Declaratory Judgment Sufficient To Establish Appellate Standing

The Dunns sued Lawrence Patterson, their lawyer, claiming estate documents Patterson drafted contained certain provisions that were void because they were against public policy. After the Dunns won a declaratory judgment in the trial court, Patterson appealed.

The Dunns argued that Patterson did not have standing to appeal the declaratory judgment. The Third District Illinois Appellate Court made short work of the argument. The court politely found “this contention to be inconsistent with the fact that plaintiffs named Patterson as the defendant in this suit and obtained a judgment against him.” The appellate court stated the “entry of a judgment itself constitutes legally cognizable damages,” which was sufficient to establish standing.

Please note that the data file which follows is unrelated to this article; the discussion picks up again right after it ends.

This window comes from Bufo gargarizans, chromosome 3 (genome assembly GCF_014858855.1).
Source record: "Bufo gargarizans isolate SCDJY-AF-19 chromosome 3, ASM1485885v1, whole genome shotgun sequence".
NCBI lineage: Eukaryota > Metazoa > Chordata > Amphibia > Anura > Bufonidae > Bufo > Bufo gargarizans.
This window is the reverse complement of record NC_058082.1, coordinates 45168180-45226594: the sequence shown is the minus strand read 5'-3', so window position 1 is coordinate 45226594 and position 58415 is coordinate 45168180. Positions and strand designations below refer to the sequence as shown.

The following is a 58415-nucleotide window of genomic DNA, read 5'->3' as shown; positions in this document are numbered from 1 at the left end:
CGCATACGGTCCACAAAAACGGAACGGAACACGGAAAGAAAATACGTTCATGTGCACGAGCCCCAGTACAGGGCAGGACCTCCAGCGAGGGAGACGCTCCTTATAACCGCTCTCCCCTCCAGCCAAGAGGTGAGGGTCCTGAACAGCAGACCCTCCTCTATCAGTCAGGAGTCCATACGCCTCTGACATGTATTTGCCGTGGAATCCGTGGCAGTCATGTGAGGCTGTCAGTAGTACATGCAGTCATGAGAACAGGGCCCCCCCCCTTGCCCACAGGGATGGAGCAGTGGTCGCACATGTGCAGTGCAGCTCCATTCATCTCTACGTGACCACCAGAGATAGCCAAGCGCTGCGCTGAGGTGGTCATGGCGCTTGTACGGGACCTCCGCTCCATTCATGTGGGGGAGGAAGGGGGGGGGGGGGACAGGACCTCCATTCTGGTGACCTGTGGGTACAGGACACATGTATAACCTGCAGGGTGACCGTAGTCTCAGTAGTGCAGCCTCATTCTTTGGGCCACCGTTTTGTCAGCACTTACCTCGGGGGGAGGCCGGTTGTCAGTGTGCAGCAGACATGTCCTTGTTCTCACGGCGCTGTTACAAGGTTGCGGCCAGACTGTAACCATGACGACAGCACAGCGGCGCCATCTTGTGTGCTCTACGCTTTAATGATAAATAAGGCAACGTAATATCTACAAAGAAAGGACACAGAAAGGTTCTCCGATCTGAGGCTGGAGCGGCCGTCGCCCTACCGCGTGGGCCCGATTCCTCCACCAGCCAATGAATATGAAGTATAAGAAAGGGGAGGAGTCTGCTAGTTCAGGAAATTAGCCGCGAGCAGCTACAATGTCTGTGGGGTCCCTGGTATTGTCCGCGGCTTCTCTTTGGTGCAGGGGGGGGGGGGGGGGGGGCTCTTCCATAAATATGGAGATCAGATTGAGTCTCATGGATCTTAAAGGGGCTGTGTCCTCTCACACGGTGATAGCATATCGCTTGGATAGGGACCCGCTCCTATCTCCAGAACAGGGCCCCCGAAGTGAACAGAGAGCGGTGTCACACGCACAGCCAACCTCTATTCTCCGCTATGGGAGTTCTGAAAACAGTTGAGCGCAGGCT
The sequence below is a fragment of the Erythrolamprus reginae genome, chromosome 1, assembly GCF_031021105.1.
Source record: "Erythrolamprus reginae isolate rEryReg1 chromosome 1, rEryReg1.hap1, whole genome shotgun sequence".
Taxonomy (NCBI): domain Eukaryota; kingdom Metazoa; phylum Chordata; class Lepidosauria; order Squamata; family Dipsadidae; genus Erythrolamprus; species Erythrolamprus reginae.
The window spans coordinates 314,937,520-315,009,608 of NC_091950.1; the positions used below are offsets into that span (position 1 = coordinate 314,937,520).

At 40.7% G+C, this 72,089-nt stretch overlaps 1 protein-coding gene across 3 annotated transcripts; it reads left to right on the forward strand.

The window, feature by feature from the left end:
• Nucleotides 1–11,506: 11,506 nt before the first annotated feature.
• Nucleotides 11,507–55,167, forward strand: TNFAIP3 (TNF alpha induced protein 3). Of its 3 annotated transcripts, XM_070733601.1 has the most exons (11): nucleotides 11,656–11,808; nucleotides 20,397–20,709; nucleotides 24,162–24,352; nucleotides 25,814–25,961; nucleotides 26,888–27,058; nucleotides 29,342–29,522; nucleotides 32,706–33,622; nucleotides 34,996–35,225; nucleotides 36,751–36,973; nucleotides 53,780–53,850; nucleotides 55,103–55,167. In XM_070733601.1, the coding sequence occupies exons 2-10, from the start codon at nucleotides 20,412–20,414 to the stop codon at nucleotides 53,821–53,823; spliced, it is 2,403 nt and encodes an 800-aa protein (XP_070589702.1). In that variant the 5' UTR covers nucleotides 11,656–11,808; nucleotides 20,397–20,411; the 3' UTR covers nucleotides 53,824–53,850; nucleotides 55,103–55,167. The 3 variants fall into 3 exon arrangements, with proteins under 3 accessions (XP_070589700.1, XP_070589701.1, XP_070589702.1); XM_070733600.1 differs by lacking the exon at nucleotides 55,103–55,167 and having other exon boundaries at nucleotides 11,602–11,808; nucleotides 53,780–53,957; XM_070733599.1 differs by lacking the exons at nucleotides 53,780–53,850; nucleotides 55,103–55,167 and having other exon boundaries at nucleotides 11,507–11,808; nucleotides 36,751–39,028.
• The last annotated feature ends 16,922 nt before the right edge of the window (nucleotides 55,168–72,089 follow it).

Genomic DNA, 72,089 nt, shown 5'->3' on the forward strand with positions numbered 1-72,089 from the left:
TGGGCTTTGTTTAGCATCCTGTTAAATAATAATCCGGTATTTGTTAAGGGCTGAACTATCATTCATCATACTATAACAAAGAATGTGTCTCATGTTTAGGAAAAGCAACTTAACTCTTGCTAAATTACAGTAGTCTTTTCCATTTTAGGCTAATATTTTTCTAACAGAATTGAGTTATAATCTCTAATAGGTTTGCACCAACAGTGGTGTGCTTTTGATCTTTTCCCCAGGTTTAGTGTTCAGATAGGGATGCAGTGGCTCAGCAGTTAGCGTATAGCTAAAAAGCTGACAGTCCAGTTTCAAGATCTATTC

I can’t say it is a singular example, but I do not recall reading about a plaintiff arguing that a party he sued did not have standing. Patterson got a reversal of the judgment, too. Read the whole case, Dunn v. Patterson, Nos. 3-07-0881, 3-08-0350 (11/18/09), by clicking here.